Aha, the Person Who Knows What He Is Talking About strikes again! Welcome, great to have this information! (Sorry to hear about the collapse on the 29th, though.)

I also like what you say on your blog about Scotland: "It seems that Scottish life doesn't have a big difference to the rest of the British one.(at least in the university). Alcohol, going out, gossips, irregular and unhealthy meals and trashy magazines. What they aspire for is the kitschy glamour found in a club. Where do the rolling landscapes, ever-flowing rivers and the clear sky play in this culture? Where are the people who can speak eloquently of what they think, instead of using that self-contained pool of thought-terminating cliches. Just answer every question with the standard answer: cool. I am sure that there is something underneath this glass layer. Can anyone tell me how to read the Scottish psyche?"

Momus posing in front of "slums" in Causeway Bay, Hong Kong.

Thanks Momus


February 6 2010, 08:50:16 UTC 10 years ago

Blimey! You're balder than I realised. You must be very selective with the photos you post of yourself, Momus!


10 years ago

Great photos! Thanks. Second row center is very much like the building I grew up in. We were right on the harbor though, just across the street from Causeway Bay typhoon shelter. We looked out over a floating city of san pans and junks. Googling a bit earlier I found out that it is now one of the most expensive sections in HK, but I remember my dad telling me we paid something like 75 dollars in rent. I wonder what a three bedroom harbor front goes for now? 10, 000/month? Google says wan chai now has the highest rents on earth!

(thanks for the movie too, will watch tonight)
Yes, the movie is pretty good!


February 5 2010, 23:47:37 UTC 10 years ago

But this blog is your cobbled-together hut, Momus, and you're abandoning it for some less-austere more-capitalist haven. Here you are so stylish that I quote you constantly - taking pictures of you, like a curious German - but when you're locked away behind paid doors you'll just be another Maureen Dowd.

When you leave it'll be the senseless triumph of capitalist sensualism over free love, again.
i have always liked humble, modest living spaces. the chinese (or the hongkongese, if you prefer) have such amazing tolerance for clutter. i admire it, but i could never live it.


February 6 2010, 03:56:59 UTC 10 years ago

reminds me of kyoichi tsuzuki.
once he photographed an apartment room with no bath in daikanyama.
the person who lives there built himself a bath, right in front of his bed.
it's interesting that a daikanyama room have same atmosphere with these "informal" hong kong rooms (and also slum houses' rooms in jakarta).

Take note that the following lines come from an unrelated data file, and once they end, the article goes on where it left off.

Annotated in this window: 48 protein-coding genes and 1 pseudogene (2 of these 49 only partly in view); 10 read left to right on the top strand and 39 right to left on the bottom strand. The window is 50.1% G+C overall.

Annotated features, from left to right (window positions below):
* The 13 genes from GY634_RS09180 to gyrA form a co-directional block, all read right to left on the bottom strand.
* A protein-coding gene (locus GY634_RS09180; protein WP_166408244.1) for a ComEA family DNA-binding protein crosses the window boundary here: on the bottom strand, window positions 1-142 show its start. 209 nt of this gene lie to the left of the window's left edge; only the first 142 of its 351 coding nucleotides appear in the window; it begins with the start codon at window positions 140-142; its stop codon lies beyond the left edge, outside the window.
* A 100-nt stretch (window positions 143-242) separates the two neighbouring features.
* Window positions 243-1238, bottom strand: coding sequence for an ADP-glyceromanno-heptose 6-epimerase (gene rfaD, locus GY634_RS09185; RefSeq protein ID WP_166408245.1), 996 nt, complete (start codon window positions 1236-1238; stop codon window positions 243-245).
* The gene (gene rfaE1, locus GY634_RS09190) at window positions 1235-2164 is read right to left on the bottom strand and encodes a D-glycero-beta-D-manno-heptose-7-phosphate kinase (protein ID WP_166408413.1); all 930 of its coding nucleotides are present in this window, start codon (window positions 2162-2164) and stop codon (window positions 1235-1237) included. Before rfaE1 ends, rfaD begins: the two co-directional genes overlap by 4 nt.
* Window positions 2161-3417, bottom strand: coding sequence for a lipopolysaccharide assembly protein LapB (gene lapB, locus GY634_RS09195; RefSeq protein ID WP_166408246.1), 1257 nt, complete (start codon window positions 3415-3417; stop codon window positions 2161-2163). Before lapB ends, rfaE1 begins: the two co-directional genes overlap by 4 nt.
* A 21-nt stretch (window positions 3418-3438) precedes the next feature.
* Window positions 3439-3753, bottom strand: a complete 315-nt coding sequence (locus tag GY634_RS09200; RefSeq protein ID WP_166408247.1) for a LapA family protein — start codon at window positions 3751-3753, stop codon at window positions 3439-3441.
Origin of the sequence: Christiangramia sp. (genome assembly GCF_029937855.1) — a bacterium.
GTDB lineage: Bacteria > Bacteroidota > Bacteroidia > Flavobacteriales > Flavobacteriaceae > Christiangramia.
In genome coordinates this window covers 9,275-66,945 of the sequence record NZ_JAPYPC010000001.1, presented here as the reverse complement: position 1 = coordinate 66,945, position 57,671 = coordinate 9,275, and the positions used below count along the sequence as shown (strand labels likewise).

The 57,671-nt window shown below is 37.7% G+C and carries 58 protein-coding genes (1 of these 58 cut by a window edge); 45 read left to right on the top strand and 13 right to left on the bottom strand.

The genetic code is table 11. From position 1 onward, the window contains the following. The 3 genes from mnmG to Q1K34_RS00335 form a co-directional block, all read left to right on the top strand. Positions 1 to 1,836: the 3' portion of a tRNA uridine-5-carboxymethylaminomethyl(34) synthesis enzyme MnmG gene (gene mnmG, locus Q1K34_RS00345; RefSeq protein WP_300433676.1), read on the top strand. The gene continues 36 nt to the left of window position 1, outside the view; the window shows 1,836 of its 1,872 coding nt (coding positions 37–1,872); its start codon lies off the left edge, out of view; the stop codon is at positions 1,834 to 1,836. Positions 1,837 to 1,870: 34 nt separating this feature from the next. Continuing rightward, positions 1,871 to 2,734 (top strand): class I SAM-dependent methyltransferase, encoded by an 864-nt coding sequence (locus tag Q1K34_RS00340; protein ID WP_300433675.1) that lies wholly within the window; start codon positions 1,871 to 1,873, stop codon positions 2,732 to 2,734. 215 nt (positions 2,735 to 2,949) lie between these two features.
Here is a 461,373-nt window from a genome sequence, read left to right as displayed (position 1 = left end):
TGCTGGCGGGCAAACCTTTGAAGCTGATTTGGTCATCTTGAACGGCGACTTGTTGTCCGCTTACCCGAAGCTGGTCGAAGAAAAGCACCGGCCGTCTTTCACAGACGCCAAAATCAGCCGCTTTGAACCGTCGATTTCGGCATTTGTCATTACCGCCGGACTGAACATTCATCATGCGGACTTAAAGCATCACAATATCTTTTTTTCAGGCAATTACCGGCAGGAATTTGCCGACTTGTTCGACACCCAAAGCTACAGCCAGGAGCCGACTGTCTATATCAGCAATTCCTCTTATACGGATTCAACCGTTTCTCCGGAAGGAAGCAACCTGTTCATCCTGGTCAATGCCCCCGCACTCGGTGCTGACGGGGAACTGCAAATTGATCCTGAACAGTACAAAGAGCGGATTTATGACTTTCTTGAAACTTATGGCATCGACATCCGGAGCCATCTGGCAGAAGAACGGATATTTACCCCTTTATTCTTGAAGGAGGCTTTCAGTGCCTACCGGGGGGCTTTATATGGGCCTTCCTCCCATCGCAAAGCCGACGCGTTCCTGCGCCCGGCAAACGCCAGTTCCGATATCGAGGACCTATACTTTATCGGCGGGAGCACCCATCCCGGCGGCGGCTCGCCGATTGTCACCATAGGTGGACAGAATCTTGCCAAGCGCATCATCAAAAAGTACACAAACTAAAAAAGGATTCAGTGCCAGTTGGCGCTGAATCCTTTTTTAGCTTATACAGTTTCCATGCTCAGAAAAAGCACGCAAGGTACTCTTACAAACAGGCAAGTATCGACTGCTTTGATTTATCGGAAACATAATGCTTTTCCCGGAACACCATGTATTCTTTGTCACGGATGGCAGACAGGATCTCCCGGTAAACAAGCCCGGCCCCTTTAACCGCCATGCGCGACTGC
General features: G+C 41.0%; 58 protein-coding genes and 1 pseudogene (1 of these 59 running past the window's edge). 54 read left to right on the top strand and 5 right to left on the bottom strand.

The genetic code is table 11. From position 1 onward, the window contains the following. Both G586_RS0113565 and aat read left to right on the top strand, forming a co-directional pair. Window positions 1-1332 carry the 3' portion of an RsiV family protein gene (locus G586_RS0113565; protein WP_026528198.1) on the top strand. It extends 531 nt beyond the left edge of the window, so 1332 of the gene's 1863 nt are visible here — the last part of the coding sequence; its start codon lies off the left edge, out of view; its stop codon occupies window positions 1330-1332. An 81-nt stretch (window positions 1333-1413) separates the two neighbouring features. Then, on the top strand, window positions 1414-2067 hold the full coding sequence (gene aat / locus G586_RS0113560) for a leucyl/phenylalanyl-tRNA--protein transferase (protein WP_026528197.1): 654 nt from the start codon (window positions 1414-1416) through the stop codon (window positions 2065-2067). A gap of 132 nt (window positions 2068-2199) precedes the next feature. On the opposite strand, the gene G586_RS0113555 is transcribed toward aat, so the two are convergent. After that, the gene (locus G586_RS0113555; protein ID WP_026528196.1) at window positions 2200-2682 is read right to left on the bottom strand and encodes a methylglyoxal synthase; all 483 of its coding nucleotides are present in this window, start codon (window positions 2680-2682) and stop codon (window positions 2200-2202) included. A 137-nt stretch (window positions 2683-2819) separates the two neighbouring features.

i don't know if they live like that because they choose to, or because there are no options. but they definitely able to create similar atmosphere which is heartwarming, cozy and modest.

this is one of my favorite words from him (straight typing from the "universe for rent" book):
"again, this is not to say that wearing million yen suits or driving ten million yen cars or living in billion yen homes is necessarily bad. but it also has nothing to do with "achieving" with being "ahead" or "behind" in the game. once you know it's just a matter of taste, life is so much easier."

it is!!!


Niken! Hello!

Yes, I love Kyoichi Tsuzuki's investigations into living spaces and domestic habits, he has a generosity and curiosity which is very inspiring.


February 7 2010, 02:07:08 UTC 10 years ago

でも、ハワイ島のVera Wangのドレスも念のため、
I can sympathize with the general sentiment here, but, having lived in a rooftop hut like this (yes, it had a shared toilet and kitchen - which I never once cooked in) for a stretch in Taipei (a city I think you would like, Momus), I can assure you that except in winter it is certainly not cooler, especially when your hut's ceiling is constructed using corrugated iron sheets like some of those in the photos. I'm not sure of the situation in Hong Kong, but most often in Taiwan these things are constructed illegally by the owners of the top-floor apartments, who see the roof as theirs to colonize, rather than the collective property of all the building's residents.

But I suppose I'm talking to myself now anyway - you've long since left these shores...
No, I'm here! And I welcome the correction. I can imagine the sun must heat those tin roofs like an electric hot plate.